On November 18, over 300 students from different schools around the district participated in Culture Jam, a yearly event held at Ellis.  Ellis students and visitors participate in student-run workshops where they are encouraged to have discussions about various aspects of culture.  Some of the workshops included Interracial Relationships, One-Sided Media, and Representation: the Good, the Bad, and the Nonexistent.  Ashley Priore (junior) and Meredith Scherer (senior) write about the content and results of their workshop.

Priore on Stereotyping Our Schools

  • The main point of the workshop:to discuss the stereotypes between private and public schools and how both are portrayed. How can we level out these stereotypes for future generations? We also discussed equality and equity and the stereotypes related to those. Where do these terms fit into your own school?”
  • Did students have knowledge of the topic? “Everyone who came into our workshops had so much to say about the subject!”
  • Were there arguments? “Our guests had some great discussions and we had casual conversations about these issues. Many agreed with the statement of our workshop, and they were glad we were able to talk about it [and] bring this issue to light.”
  • Favorite comments: “One of my favorite things was a few individuals discussing how our generation needs to be the generation that fixes this issues in the future! ‘We have to help our world be a better place.’”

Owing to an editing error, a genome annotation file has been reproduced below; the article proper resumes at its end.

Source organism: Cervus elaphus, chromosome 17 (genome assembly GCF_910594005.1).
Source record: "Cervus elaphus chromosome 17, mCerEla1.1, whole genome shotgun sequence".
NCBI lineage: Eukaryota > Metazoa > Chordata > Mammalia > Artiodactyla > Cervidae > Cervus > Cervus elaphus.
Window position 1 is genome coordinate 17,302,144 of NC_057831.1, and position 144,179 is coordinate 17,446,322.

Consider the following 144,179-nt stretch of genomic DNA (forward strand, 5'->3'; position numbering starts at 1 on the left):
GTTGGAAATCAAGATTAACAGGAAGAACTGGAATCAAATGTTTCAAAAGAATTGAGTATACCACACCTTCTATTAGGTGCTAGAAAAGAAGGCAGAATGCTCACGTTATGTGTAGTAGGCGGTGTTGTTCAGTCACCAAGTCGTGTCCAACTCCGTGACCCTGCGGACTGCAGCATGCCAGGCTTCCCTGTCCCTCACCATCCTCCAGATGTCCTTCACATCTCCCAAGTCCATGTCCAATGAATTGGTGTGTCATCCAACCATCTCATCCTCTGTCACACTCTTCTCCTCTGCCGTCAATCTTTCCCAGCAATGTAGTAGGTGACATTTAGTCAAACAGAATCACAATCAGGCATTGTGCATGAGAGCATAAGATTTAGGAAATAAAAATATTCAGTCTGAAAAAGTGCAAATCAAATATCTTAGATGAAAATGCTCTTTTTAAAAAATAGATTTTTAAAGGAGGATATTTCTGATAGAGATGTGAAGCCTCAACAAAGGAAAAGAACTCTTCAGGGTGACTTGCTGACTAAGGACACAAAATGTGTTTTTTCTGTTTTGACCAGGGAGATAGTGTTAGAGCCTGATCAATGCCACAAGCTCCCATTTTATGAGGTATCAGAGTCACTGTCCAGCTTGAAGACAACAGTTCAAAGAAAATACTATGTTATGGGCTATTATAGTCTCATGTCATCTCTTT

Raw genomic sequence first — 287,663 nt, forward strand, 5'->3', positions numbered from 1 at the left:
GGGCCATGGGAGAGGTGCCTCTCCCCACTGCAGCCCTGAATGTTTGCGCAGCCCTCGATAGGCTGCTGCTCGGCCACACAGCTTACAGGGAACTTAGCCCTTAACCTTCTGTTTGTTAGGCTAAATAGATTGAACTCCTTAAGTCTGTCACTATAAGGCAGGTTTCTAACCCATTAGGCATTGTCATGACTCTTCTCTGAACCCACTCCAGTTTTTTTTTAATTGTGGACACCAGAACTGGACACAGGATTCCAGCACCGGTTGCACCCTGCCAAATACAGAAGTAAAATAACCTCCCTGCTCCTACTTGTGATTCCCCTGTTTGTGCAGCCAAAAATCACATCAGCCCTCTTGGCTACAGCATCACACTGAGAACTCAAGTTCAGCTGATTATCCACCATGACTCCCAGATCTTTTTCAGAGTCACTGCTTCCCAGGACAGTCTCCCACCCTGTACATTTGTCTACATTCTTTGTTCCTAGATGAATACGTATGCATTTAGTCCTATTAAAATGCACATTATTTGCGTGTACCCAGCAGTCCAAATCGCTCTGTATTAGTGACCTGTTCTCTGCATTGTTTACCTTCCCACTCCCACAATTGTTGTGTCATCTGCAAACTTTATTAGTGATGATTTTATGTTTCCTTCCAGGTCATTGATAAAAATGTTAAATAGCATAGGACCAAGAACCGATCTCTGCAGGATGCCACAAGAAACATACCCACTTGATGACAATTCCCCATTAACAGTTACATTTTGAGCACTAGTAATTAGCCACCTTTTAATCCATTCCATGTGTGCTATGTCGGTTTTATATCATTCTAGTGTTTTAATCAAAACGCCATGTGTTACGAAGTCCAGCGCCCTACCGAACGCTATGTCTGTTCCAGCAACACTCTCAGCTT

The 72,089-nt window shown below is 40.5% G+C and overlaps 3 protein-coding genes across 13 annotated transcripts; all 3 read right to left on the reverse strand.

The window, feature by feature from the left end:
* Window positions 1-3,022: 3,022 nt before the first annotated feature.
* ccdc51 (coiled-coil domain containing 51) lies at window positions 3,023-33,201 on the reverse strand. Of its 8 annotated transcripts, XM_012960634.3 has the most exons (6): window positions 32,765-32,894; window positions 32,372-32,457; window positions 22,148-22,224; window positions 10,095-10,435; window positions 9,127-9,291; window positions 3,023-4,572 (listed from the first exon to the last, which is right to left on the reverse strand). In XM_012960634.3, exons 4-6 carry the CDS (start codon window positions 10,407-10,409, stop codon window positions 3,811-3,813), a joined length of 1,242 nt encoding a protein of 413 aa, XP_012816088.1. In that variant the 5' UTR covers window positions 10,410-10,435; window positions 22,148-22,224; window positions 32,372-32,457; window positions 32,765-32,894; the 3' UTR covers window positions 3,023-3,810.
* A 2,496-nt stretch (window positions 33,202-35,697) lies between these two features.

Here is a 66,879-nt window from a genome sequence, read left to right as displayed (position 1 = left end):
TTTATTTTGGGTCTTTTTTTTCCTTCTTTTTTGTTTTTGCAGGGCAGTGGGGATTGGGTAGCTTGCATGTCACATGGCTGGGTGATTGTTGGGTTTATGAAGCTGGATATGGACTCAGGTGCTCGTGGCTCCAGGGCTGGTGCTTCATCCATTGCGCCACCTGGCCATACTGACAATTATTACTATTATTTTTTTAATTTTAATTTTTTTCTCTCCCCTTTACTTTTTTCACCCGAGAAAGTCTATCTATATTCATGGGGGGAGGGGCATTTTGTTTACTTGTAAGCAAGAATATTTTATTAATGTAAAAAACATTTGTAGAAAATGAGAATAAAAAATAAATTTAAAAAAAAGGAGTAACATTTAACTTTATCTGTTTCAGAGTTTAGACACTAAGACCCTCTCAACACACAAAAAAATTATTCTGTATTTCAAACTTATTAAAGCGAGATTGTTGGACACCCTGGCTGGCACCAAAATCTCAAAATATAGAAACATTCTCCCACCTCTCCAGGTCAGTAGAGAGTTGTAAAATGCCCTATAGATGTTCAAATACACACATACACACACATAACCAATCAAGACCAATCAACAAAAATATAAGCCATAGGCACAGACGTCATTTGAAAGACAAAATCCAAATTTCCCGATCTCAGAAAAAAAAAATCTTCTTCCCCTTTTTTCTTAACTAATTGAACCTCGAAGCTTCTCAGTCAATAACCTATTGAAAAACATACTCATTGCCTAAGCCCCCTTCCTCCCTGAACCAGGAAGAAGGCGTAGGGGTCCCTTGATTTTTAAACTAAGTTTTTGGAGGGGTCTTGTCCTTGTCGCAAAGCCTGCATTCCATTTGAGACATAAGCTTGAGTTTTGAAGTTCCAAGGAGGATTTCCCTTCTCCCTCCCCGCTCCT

Scherer on The Dysphoria Simulator

  • The main point of the workshop: “to help educate people who possibly did not know what being transgender means and help them to understand the experiences of people who are.”
  • Did students have knowledge of the topic? “There were many students and teachers who came up to us afterward and said that they had never thought about how they think about gender and how to express that intangible feeling.”
  • Were there arguments? “No one argued against the main statement of our workshop, it was mostly informational.”
  • Favorite comments: “My favorite positive thing was how people reacted once we explained the meaning of the workshop and many people said that we had made them want to research more about being transgender.”